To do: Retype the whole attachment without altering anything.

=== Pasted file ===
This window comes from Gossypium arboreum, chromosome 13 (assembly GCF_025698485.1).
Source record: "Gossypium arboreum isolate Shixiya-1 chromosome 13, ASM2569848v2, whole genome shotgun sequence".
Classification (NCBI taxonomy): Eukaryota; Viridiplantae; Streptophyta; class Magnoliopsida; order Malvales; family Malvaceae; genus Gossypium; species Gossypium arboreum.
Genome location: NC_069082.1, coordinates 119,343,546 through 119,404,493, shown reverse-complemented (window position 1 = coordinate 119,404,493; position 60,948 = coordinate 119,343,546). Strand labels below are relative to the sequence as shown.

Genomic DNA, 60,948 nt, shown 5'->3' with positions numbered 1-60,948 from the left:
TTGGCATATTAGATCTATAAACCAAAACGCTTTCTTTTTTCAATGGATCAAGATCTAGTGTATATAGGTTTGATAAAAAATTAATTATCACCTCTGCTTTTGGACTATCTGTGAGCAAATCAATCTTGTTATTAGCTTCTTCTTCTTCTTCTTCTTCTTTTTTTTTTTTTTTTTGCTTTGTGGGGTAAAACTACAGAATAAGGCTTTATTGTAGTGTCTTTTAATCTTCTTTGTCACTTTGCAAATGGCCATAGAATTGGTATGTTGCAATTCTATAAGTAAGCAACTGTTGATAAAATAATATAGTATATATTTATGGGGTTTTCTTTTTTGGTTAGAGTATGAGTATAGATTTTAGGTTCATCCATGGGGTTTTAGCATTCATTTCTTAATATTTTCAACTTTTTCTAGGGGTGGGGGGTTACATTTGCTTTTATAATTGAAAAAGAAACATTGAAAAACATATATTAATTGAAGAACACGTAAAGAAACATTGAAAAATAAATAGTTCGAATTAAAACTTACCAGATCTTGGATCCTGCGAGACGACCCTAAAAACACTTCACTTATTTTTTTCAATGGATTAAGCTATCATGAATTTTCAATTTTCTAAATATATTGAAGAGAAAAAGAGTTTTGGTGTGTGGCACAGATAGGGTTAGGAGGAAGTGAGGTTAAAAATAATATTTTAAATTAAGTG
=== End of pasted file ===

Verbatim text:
This window comes from Gossypium arboreum, chromosome 13 (assembly GCF_025698485.1).
Source record: "Gossypium arboreum isolate Shixiya-1 chromosome 13, ASM2569848v2, whole genome shotgun sequence".
Classification (NCBI taxonomy): Eukaryota; Viridiplantae; Streptophyta; class Magnoliopsida; order Malvales; family Malvaceae; genus Gossypium; species Gossypium arboreum.
Genome location: NC_069082.1, coordinates 119,343,546 through 119,404,493, shown reverse-complemented (window position 1 = coordinate 119,404,493; position 60,948 = coordinate 119,343,546). Strand labels below are relative to the sequence as shown.

Genomic DNA, 60,948 nt, shown 5'->3' with positions numbered 1-60,948 from the left:
TTGGCATATTAGATCTATAAACCAAAACGCTTTCTTTTTTCAATGGATCAAGATCTAGTGTATATAGGTTTGATAAAAAATTAATTATCACCTCTGCTTTTGGACTATCTGTGAGCAAATCAATCTTGTTATTAGCTTCTTCTTCTTCTTCTTCTTCTTTTTTTTTTTTTTTTTGCTTTGTGGGGTAAAACTACAGAATAAGGCTTTATTGTAGTGTCTTTTAATCTTCTTTGTCACTTTGCAAATGGCCATAGAATTGGTATGTTGCAATTCTATAAGTAAGCAACTGTTGATAAAATAATATAGTATATATTTATGGGGTTTTCTTTTTTGGTTAGAGTATGAGTATAGATTTTAGGTTCATCCATGGGGTTTTAGCATTCATTTCTTAATATTTTCAACTTTTTCTAGGGGTGGGGGGTTACATTTGCTTTTATAATTGAAAAAGAAACATTGAAAAACATATATTAATTGAAGAACACGTAAAGAAACATTGAAAAATAAATAGTTCGAATTAAAACTTACCAGATCTTGGATCCTGCGAGACGACCCTAAAAACACTTCACTTATTTTTTTCAATGGATTAAGCTATCATGAATTTTCAATTTTCTAAATATATTGAAGAGAAAAAGAGTTTTGGTGTGTGGCACAGATAGGGTTAGGAGGAAGTGAGGTTAAAAATAATATTTTAAATTAAGTG